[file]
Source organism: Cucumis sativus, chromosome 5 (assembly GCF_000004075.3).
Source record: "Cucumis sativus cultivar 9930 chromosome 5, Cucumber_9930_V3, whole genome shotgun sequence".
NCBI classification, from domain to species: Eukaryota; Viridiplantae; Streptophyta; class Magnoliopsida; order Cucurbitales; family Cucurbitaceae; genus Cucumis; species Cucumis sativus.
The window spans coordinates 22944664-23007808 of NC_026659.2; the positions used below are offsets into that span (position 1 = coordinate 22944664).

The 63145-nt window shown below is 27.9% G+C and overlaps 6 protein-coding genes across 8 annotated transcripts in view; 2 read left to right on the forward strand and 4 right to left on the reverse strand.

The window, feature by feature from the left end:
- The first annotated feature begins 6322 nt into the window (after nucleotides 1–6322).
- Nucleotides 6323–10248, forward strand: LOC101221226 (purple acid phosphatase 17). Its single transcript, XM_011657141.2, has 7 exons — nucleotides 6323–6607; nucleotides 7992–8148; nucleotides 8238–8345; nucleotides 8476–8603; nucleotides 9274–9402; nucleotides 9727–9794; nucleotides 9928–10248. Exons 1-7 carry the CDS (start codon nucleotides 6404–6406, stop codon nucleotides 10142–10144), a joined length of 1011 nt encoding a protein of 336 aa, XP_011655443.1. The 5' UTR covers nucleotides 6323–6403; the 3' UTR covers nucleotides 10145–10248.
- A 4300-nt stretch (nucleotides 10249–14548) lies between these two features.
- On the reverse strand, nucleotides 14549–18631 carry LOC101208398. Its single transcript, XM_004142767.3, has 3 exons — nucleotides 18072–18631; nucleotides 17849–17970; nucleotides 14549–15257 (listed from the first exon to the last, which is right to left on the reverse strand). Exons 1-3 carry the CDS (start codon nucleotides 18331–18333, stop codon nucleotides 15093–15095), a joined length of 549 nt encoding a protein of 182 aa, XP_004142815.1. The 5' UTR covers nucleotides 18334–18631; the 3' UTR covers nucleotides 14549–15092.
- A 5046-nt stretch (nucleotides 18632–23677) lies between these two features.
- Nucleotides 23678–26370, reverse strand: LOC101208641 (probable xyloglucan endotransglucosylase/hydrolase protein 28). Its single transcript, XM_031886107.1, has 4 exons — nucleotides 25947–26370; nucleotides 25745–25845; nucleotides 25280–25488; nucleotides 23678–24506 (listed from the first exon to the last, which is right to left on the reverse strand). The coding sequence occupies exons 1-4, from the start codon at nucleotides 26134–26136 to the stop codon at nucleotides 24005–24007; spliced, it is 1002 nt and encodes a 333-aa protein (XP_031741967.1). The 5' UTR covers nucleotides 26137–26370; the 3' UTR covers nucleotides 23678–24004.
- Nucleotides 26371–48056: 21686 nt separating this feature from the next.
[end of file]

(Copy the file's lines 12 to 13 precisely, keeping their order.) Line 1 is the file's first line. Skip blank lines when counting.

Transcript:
- Nucleotides 23678–26370, reverse strand: LOC101208641 (probable xyloglucan endotransglucosylase/hydrolase protein 28). Its single transcript, XM_031886107.1, has 4 exons — nucleotides 25947–26370; nucleotides 25745–25845; nucleotides 25280–25488; nucleotides 23678–24506 (listed from the first exon to the last, which is right to left on the reverse strand). The coding sequence occupies exons 1-4, from the start codon at nucleotides 26134–26136 to the stop codon at nucleotides 24005–24007; spliced, it is 1002 nt and encodes a 333-aa protein (XP_031741967.1). The 5' UTR covers nucleotides 26137–26370; the 3' UTR covers nucleotides 23678–24004.
- Nucleotides 26371–48056: 21686 nt separating this feature from the next.